2.) The Big Bang does not necessitate a singularity. If the Universe is expanding and cooling today, then it must have been hotter, denser, and smaller in the past. Extrapolate back far enough, and you can imagine all of the matter and energy in the Universe getting condensed into a single point: a singularity. But this completely ignores everything we’ve learned since 1979 about the conditions that set up the Big Bang. It completely ignores cosmic inflation, which tells us that before you ever reach that singular beginning, the Universe was described by a different physical state, one that may not have a singular beginning at all. The only theorem showing that an inflationary state can’t be eternal to the past can be circumvented in a number of ways, meaning the Universe may not have begun from a singularity at all. For all of Hawking’s talk of “what came before the beginning of time,” the Universe does not compel us to believe that time itself necessarily had a beginning at all.
3.) Humans are not doomed to be destroyed by aliens, A.I., or ourselves. While it’s important to be cautious about the actions that we take as humans, imagining the worst possible outcome and lauding it as inevitable is not only fatalistic, it’s bad science. Sure, being circumspect about our actions and policies is important, but surely it’s equally important to be humble about the forces we do not yet understand, and to honestly examine all the aspects of what we do understand.
Intelligent aliens may be hostile, or they may view humans as inconsequential ants, but there are compelling reasons to believe that — if they exist — they may be curious and peaceful. Furthermore, even if they are hostile, humanity may survive it, just as ants have survived us. Even with pollution and global warming, humanity is unlikely to go extinct, and the greatest danger from A.I. isn’t that the robots will become self-aware and try to kill us, but that a nefarious human will program them to turn on us. It’s up to humanity to carve our own, bold path in the Universe in the face of uncertainty, not to let our most base fears about annihilation deter us from our greatest ambitions.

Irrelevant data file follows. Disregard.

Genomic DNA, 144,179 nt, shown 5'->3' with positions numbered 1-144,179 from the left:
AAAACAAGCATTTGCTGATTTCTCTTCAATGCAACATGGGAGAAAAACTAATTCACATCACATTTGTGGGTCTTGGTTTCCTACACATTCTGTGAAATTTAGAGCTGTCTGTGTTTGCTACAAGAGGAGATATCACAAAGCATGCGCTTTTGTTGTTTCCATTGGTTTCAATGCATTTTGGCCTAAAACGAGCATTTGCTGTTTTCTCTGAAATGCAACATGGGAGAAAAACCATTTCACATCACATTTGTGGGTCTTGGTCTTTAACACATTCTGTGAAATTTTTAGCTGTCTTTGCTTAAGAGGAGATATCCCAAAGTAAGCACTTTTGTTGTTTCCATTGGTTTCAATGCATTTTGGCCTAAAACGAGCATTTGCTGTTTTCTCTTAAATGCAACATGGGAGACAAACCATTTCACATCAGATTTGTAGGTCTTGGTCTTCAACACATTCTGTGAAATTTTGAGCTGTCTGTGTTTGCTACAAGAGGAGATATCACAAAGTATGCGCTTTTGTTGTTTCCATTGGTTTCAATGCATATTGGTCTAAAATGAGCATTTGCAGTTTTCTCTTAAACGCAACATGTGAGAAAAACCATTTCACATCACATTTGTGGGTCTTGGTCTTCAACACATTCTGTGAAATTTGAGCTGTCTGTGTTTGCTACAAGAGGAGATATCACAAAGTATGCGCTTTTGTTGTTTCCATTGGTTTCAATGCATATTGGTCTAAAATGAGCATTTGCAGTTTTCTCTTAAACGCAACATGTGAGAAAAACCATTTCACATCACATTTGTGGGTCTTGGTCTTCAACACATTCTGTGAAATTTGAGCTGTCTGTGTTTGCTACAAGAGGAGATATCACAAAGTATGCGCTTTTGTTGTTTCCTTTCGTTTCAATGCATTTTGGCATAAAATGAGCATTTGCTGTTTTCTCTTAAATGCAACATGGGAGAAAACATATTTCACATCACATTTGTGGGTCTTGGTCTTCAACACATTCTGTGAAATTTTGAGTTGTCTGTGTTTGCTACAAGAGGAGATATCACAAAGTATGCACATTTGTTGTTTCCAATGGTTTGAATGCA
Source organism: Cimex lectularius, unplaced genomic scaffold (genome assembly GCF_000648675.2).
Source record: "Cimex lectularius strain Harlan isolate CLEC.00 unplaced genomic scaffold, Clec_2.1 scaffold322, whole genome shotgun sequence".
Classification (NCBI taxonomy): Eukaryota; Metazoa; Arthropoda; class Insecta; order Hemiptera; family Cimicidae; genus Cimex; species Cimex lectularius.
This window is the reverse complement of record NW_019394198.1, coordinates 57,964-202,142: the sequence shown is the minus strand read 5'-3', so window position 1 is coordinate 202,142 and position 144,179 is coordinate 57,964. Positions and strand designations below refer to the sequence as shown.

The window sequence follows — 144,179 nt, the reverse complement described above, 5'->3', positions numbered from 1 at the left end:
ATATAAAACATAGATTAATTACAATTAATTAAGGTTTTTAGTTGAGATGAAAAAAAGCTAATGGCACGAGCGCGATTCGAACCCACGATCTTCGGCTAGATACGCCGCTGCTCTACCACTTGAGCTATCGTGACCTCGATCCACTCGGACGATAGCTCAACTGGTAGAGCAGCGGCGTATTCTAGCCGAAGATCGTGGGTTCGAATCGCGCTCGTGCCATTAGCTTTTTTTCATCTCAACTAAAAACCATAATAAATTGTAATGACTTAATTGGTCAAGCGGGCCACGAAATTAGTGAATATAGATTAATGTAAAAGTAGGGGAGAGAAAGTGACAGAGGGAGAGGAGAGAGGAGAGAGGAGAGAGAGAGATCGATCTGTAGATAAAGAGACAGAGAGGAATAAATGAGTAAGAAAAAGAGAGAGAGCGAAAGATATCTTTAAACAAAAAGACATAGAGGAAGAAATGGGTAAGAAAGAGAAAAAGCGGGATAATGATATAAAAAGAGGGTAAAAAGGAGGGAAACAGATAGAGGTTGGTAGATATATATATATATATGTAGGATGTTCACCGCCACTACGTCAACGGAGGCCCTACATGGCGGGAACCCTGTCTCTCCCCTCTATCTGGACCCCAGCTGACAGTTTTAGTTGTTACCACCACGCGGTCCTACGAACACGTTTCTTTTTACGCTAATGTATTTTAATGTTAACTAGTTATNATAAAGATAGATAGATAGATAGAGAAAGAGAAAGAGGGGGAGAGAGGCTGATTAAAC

4.) Be humble about your own speculative, unproven ideas. This is a pitfall that has afflicted many of the greatest minds throughout scientific history: to fall in love with their own fringe scientific ideas so thoroughly that you tout them with the certainty normally reserved for verified, validated, robust theories. Hawking’s no-boundary proposal is speculative and unproven, yet Hawking will often (including in A Brief History Of Time) speak about it with the same certainty he’d speak about black holes. Ideas like baby Universes, a unifying theory of everything, and higher dimensions may be common, but they lack evidence. In many senses, they remain untested, while in others, the evidence that could support them has failed to materialize.
This has never stopped Hawking from touting them, much to the chagrin of careful scientists everywhere. Unproven ideas should never be a substitute for legitimate facts, yet Hawking, in every book he ever wrote, never tells you when he strays from the confirmed-and-validated into this speculative realm, particularly where his own ideas are concerned. To an insider, it feels like the definition of selling out: using your fame and clout for self-promotion, rather than to educate and elucidate humanity’s knowledge and the limits of that knowledge.
Stephen Hawking was a titan of science, of science communication, and an enduring symbol of how much someone with a disability could achieve in this world. His accomplishments — particularly his scientific work from the 1960s and 1970s — created vibrant areas of research that are still flourishing today. His words excited and inspired millions to learn more about the Universe, and his impact on society has been greater than any science communicator since Carl Sagan. Yet, there are some simple and important lessons, in the realms of physics and in that of being a good human being, that Hawking never learned. He belongs to the ages now, but both the lessons he taught us and the lessons he failed to learn for himself are open to us all. May we memorialize him in the best way possible: by increasing our own knowledge and curiosity to live better lives.